Articles Posted in New Jersey

Now more than ever, victims of sexual abuse and sexual assault can access the civil justice system in New Jersey to hold abusers and the institutions that enabled them accountable.

This page explains how sex abuse victims can bring civil lawsuits in New Jersey and get compensation. Our lawyers will discuss the newly amended statute of limitations for sex abuse civil cases in New Jersey. Finally, we will examine these cases’ potential settlement value and recent settlements and verdicts in New Jersey sex abuse lawsuits.

New Jersey Sex Abuse April 2024 Updates

This page will provide a general overview of the key New Jersey laws that are applicable to personal injury cases including auto accidents, medical malpractice, dog bites, and product liability claims. We will also look at the average settlement value of these cases in New Jersey and provide examples of recent settlements and verdicts from New Jersey injury cases.

New Jersey Statute of Limitations for Personal Injury Cases

Every state has a legal deadline for how long a potential plaintiff can wait before filing a civil lawsuit. This deadline is called the statute of limitations. New Jersey has a general 2-year statute of limitations. This means that prospective plaintiffs in New Jersey must file their case within the two year SOL window or their claim will be legally barred.

The page will discuss negligent security lawsuits in New Jersey.  We look at how these lawsuits work and what negligent security lawyers in New Jersey need to do to prove a claim.  Our lawyers also examine the settlement amounts and jury payouts victims see in these cases.

What are Negligent Security Lawsuits?

Negligent security lawsuits (also known as “inadequate security lawsuits”) are basically premises liability claims brought by individual who are victims of violent crime due to a property owner’s failure to ensure adequate safety to shield visitors from criminal activities such as rape, murder, robbery, rape, or assault.  These lawsuits are filed against security companies, property management companies, property owners, and retail businesses that do not take reasonable precautions to keep people safe.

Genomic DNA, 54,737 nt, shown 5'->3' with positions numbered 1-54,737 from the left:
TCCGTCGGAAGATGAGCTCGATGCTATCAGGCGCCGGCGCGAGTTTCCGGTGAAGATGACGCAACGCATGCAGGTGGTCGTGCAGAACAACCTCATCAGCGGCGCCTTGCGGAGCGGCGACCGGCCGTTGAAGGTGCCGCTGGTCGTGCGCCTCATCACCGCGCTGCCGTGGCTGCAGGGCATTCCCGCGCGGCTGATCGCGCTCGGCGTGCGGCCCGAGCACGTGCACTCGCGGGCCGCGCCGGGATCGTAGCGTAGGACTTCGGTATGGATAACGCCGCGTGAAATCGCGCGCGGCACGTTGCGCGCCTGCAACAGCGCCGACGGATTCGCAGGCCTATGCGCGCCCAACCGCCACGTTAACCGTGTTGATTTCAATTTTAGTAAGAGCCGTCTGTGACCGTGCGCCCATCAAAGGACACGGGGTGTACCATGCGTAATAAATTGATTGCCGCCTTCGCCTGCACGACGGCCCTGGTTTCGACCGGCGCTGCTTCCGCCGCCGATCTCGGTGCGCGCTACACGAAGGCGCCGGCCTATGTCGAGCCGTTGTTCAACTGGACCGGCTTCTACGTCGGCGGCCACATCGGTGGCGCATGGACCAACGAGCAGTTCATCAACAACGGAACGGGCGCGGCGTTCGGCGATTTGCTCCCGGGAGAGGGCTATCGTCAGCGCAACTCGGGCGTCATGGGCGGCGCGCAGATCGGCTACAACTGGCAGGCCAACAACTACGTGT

In Cenni v. Laboratory Corp., a New Jersey appellate decision that came down yesterday takes an interesting look at a lab error lawsuit against Quest and Lab Corp and how the discovery rule and the fictitious party rule work in New Jersey.

Facts of Cenni v. Lab Corp

The plaintiff filed a misdiagnosis against LabCorp, alleging it inaccurately interpreted the plaintiff’s annual Pap smear slides, a critical component of cervical cytology exams. The plaintiff argued that due to this error, her cervical cancer diagnosis for years, by which time the cancer had already progressed to stage four.

New Jersey recently wrestled with a question of interest to all pet lovers. In McDougall v. Lamm, the plaintiff asked the court to decide what her pet was worth.